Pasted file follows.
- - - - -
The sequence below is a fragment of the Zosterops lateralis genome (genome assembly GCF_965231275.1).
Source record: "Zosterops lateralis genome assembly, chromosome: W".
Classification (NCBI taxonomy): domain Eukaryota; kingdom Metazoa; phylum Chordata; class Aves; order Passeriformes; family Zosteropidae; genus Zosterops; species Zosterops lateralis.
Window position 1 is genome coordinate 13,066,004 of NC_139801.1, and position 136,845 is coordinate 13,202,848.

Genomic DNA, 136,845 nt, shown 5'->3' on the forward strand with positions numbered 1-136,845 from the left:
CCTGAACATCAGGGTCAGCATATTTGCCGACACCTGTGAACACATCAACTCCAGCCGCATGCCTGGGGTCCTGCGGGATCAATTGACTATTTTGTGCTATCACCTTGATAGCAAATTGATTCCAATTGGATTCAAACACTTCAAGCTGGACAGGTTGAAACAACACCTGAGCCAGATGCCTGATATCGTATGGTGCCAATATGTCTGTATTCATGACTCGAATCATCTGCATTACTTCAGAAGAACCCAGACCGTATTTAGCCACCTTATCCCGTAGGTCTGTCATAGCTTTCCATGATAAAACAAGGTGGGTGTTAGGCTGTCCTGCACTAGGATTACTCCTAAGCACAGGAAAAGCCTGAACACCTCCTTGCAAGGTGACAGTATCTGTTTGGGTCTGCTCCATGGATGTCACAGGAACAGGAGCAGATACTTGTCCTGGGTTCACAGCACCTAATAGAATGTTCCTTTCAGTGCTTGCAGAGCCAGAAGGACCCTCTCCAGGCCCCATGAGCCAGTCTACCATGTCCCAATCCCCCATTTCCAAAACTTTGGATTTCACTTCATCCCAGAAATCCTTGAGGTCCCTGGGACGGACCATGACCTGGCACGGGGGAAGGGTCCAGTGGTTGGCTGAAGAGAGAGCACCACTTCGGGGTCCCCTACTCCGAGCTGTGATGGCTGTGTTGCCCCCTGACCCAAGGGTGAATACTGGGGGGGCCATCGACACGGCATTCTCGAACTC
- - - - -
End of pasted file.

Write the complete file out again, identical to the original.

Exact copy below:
The sequence below is a fragment of the Zosterops lateralis genome (genome assembly GCF_965231275.1).
Source record: "Zosterops lateralis genome assembly, chromosome: W".
Classification (NCBI taxonomy): domain Eukaryota; kingdom Metazoa; phylum Chordata; class Aves; order Passeriformes; family Zosteropidae; genus Zosterops; species Zosterops lateralis.
Window position 1 is genome coordinate 13,066,004 of NC_139801.1, and position 136,845 is coordinate 13,202,848.

Genomic DNA, 136,845 nt, shown 5'->3' on the forward strand with positions numbered 1-136,845 from the left:
CCTGAACATCAGGGTCAGCATATTTGCCGACACCTGTGAACACATCAACTCCAGCCGCATGCCTGGGGTCCTGCGGGATCAATTGACTATTTTGTGCTATCACCTTGATAGCAAATTGATTCCAATTGGATTCAAACACTTCAAGCTGGACAGGTTGAAACAACACCTGAGCCAGATGCCTGATATCGTATGGTGCCAATATGTCTGTATTCATGACTCGAATCATCTGCATTACTTCAGAAGAACCCAGACCGTATTTAGCCACCTTATCCCGTAGGTCTGTCATAGCTTTCCATGATAAAACAAGGTGGGTGTTAGGCTGTCCTGCACTAGGATTACTCCTAAGCACAGGAAAAGCCTGAACACCTCCTTGCAAGGTGACAGTATCTGTTTGGGTCTGCTCCATGGATGTCACAGGAACAGGAGCAGATACTTGTCCTGGGTTCACAGCACCTAATAGAATGTTCCTTTCAGTGCTTGCAGAGCCAGAAGGACCCTCTCCAGGCCCCATGAGCCAGTCTACCATGTCCCAATCCCCCATTTCCAAAACTTTGGATTTCACTTCATCCCAGAAATCCTTGAGGTCCCTGGGACGGACCATGACCTGGCACGGGGGAAGGGTCCAGTGGTTGGCTGAAGAGAGAGCACCACTTCGGGGTCCCCTACTCCGAGCTGTGATGGCTGTGTTGCCCCCTGACCCAAGGGTGAATACTGGGGGGGCCATCGACACGGCATTCTCGAACTC